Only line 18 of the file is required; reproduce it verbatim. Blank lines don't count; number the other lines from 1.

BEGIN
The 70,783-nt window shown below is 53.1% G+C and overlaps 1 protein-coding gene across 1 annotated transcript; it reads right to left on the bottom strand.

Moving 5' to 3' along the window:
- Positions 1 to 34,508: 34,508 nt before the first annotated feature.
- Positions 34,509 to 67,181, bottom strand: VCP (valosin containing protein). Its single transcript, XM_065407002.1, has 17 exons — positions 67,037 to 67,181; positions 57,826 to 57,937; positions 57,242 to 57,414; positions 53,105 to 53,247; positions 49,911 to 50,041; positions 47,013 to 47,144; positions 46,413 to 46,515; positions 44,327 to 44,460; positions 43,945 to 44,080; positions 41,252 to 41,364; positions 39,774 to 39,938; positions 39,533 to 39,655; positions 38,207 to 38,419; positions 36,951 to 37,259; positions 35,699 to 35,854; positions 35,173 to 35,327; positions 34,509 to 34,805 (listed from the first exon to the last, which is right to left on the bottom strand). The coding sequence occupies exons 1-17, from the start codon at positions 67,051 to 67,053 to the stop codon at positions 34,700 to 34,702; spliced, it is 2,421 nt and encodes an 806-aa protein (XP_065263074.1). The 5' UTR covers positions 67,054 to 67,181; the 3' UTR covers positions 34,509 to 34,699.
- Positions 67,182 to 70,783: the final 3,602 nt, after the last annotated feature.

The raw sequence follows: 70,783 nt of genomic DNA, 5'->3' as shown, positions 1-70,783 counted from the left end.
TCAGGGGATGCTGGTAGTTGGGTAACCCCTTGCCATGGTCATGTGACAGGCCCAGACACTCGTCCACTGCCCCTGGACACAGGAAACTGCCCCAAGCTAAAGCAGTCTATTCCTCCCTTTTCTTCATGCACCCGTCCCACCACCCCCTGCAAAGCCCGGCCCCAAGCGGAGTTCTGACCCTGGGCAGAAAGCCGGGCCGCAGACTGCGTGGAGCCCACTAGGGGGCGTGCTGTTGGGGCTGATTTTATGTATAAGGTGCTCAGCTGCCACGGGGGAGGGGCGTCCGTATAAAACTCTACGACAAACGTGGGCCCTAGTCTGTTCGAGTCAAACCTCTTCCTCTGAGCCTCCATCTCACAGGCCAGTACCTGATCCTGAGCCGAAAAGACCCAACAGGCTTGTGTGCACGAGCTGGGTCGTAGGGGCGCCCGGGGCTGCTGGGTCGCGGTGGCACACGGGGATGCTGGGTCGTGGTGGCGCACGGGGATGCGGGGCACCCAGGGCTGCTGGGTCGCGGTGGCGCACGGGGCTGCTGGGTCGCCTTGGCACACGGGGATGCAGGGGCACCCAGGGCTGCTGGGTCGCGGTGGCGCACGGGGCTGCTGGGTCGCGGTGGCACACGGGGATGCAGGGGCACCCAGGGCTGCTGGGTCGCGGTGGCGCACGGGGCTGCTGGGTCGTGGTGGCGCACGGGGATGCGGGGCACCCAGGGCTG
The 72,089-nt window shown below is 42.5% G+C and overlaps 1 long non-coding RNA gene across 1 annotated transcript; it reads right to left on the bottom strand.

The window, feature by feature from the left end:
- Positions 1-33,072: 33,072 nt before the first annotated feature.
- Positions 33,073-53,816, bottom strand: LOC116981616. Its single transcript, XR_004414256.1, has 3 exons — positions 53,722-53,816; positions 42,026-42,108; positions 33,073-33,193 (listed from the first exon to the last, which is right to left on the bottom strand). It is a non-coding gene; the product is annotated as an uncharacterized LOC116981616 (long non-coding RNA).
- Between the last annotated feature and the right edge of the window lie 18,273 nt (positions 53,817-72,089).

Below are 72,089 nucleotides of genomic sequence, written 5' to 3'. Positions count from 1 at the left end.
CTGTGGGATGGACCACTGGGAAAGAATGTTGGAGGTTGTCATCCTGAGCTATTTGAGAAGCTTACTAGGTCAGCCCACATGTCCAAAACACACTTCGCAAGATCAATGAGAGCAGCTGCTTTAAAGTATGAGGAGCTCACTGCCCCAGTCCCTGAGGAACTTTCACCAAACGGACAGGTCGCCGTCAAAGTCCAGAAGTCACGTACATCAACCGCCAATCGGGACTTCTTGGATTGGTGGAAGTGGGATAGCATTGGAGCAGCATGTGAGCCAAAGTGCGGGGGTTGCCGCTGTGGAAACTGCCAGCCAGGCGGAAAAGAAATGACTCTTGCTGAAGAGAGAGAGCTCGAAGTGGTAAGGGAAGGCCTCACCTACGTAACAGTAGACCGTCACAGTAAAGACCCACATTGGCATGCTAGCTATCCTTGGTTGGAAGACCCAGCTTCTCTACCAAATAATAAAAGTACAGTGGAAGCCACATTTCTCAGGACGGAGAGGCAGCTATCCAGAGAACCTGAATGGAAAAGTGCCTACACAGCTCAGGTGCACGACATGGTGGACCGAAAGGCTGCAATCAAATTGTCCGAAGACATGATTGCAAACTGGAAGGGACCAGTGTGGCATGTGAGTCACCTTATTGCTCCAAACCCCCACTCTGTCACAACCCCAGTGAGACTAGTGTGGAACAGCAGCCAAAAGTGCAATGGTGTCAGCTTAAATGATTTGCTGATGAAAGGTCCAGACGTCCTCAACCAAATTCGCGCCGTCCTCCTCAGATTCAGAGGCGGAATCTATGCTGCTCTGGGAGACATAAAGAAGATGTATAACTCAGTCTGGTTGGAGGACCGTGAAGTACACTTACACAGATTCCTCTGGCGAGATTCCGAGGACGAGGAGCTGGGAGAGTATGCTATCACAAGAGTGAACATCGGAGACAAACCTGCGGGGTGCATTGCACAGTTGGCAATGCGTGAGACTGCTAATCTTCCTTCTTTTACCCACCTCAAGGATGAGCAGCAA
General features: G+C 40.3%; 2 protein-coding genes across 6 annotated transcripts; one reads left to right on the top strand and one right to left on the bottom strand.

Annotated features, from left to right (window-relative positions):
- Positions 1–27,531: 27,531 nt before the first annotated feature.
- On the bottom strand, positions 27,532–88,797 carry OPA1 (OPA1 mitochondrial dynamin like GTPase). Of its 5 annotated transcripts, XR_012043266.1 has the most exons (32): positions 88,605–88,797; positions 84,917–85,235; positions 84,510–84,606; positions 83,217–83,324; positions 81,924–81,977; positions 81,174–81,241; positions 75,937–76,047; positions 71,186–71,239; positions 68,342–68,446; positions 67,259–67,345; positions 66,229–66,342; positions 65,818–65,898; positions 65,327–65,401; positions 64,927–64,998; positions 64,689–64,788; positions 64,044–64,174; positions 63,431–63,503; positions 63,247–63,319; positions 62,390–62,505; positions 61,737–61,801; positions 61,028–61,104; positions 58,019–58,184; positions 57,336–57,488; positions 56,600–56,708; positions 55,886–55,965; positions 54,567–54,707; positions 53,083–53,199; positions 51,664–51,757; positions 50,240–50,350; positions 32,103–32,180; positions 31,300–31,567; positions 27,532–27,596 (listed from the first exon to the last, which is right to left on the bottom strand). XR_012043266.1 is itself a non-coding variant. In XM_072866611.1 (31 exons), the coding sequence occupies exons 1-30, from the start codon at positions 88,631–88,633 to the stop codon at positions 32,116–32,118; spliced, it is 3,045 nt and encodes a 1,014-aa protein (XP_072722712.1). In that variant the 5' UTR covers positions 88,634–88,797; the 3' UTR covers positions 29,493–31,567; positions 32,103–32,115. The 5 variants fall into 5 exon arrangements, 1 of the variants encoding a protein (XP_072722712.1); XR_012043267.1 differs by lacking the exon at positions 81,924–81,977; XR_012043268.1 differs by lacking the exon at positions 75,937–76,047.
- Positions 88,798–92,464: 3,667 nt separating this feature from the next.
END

- On the bottom strand, positions 27,532–88,797 carry OPA1 (OPA1 mitochondrial dynamin like GTPase). Of its 5 annotated transcripts, XR_012043266.1 has the most exons (32): positions 88,605–88,797; positions 84,917–85,235; positions 84,510–84,606; positions 83,217–83,324; positions 81,924–81,977; positions 81,174–81,241; positions 75,937–76,047; positions 71,186–71,239; positions 68,342–68,446; positions 67,259–67,345; positions 66,229–66,342; positions 65,818–65,898; positions 65,327–65,401; positions 64,927–64,998; positions 64,689–64,788; positions 64,044–64,174; positions 63,431–63,503; positions 63,247–63,319; positions 62,390–62,505; positions 61,737–61,801; positions 61,028–61,104; positions 58,019–58,184; positions 57,336–57,488; positions 56,600–56,708; positions 55,886–55,965; positions 54,567–54,707; positions 53,083–53,199; positions 51,664–51,757; positions 50,240–50,350; positions 32,103–32,180; positions 31,300–31,567; positions 27,532–27,596 (listed from the first exon to the last, which is right to left on the bottom strand). XR_012043266.1 is itself a non-coding variant. In XM_072866611.1 (31 exons), the coding sequence occupies exons 1-30, from the start codon at positions 88,631–88,633 to the stop codon at positions 32,116–32,118; spliced, it is 3,045 nt and encodes a 1,014-aa protein (XP_072722712.1). In that variant the 5' UTR covers positions 88,634–88,797; the 3' UTR covers positions 29,493–31,567; positions 32,103–32,115. The 5 variants fall into 5 exon arrangements, 1 of the variants encoding a protein (XP_072722712.1); XR_012043267.1 differs by lacking the exon at positions 81,924–81,977; XR_012043268.1 differs by lacking the exon at positions 75,937–76,047.